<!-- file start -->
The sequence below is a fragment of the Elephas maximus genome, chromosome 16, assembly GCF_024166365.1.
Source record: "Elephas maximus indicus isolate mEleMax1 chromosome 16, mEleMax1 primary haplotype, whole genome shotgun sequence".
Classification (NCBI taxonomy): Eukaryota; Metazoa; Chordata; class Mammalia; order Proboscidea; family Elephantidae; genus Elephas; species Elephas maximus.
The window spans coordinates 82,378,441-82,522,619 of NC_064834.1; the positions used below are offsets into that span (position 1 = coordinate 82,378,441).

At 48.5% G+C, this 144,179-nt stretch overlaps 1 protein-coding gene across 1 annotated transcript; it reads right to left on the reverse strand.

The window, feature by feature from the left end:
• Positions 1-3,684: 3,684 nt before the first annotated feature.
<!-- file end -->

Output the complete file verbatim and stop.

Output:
The sequence below is a fragment of the Elephas maximus genome, chromosome 16, assembly GCF_024166365.1.
Source record: "Elephas maximus indicus isolate mEleMax1 chromosome 16, mEleMax1 primary haplotype, whole genome shotgun sequence".
Classification (NCBI taxonomy): Eukaryota; Metazoa; Chordata; class Mammalia; order Proboscidea; family Elephantidae; genus Elephas; species Elephas maximus.
The window spans coordinates 82,378,441-82,522,619 of NC_064834.1; the positions used below are offsets into that span (position 1 = coordinate 82,378,441).

At 48.5% G+C, this 144,179-nt stretch overlaps 1 protein-coding gene across 1 annotated transcript; it reads right to left on the reverse strand.

The window, feature by feature from the left end:
• Positions 1-3,684: 3,684 nt before the first annotated feature.